|dc.description.abstract||The debate about the financial feasibility of adaptive reuse is high among investors, planners, policy makers and heritage advocates. The old argument that it is more profitable to demolish the old brick box and replace it with a new structure have left the streets of many cities across North America and Europe with abandoned and neglected sites. Traditionally, investors and owners of such properties have shown minimal interest in investing in the rehabilitation and reuse of these buildings. Still, a growing number of successful projects featuring innovative building renovation and reuse are emerging across the province.
Governments at all levels have in fact started implementing a wide range of programs and policies to stimulate private investment in old, abandoned and underutilized buildings. Such policies have led to several innovative and successful stories across the province. However, few jurisdictions have taken full advantage of the potential economic, social, and environmental opportunities that these types of investments entail.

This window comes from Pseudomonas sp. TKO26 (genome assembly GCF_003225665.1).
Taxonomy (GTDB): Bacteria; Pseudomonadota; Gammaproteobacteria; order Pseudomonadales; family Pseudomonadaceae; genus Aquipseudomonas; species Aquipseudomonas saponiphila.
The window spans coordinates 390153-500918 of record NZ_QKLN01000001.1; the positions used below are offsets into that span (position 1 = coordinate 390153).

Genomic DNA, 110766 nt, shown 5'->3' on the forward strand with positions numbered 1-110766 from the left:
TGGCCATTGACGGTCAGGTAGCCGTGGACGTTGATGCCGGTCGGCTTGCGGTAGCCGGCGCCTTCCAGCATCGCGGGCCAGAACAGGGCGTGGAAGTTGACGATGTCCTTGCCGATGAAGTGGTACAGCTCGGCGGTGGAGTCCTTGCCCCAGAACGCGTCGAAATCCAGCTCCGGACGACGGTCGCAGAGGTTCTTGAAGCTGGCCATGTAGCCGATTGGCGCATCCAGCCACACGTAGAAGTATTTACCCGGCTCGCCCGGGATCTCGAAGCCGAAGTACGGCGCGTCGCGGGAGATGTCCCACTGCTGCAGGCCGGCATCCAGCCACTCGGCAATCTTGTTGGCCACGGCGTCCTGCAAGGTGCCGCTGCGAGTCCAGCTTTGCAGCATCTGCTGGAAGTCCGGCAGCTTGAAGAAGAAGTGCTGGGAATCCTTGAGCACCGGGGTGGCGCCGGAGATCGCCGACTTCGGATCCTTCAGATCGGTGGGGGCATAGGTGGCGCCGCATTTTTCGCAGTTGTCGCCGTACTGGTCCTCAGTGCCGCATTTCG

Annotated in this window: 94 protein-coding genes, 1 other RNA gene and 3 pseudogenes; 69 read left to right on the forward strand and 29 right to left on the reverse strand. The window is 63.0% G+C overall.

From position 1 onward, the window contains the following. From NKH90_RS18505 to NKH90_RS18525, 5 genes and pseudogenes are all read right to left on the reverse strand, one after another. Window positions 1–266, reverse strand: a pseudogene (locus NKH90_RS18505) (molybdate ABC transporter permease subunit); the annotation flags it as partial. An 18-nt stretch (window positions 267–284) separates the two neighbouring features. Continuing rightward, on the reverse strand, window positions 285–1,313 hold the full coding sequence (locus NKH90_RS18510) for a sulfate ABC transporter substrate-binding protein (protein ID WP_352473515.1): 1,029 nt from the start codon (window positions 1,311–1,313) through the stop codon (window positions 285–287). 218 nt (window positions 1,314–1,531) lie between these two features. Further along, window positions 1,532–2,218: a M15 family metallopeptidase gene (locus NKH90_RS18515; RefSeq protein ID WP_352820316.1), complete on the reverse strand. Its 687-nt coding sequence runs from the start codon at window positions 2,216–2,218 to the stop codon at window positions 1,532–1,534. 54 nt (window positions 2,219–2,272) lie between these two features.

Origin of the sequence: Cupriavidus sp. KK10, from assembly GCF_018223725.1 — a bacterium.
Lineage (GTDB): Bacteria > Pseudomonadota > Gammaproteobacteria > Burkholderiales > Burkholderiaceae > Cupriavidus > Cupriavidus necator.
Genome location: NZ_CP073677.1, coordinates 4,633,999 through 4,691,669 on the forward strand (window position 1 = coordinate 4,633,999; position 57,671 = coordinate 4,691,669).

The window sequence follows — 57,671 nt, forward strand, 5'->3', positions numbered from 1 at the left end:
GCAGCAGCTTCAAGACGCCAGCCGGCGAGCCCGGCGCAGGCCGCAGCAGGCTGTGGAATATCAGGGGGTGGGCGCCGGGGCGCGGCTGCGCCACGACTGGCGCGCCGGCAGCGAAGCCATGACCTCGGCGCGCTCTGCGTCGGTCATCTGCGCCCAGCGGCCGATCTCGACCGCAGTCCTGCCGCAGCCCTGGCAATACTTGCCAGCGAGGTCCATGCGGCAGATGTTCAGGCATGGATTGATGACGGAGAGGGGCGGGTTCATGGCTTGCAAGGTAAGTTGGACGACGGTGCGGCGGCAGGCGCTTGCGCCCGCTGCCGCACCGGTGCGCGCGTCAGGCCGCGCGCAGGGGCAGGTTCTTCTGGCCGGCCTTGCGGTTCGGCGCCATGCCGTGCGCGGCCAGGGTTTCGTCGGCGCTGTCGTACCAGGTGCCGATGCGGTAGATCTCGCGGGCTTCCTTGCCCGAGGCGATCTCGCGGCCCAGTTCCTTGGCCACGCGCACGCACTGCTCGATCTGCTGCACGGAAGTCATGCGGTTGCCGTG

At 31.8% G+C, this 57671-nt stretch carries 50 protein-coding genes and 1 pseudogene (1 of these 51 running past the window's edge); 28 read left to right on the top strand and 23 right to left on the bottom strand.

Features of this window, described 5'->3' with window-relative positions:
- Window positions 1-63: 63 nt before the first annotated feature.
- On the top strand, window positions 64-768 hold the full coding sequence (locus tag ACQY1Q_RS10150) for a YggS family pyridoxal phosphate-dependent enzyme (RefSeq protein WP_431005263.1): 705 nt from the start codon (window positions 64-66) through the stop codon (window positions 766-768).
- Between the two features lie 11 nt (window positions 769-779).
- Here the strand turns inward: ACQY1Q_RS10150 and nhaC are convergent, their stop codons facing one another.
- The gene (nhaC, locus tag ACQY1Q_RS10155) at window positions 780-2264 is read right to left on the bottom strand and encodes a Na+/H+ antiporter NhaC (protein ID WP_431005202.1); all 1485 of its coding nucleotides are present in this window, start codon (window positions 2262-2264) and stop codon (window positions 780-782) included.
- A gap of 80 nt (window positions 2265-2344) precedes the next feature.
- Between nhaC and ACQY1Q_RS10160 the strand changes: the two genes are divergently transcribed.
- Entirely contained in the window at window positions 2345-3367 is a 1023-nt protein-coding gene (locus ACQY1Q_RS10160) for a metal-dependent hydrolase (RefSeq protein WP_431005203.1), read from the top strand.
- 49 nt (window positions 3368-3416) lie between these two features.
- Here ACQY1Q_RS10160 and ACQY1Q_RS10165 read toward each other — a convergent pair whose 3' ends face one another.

This study examines, from a private sector perspective, the economic costs and benefits of adaptive reuse in Ontario, and compares it with other types of new construction development scenarios with an aim to determine the characteristics of success. It investigates the potential effectiveness of various government policies and programs designed to stimulate investment in adaptive reuse in Ontario by conducting financial comparisons and analyses with other types of hypothetical new construction development options.||en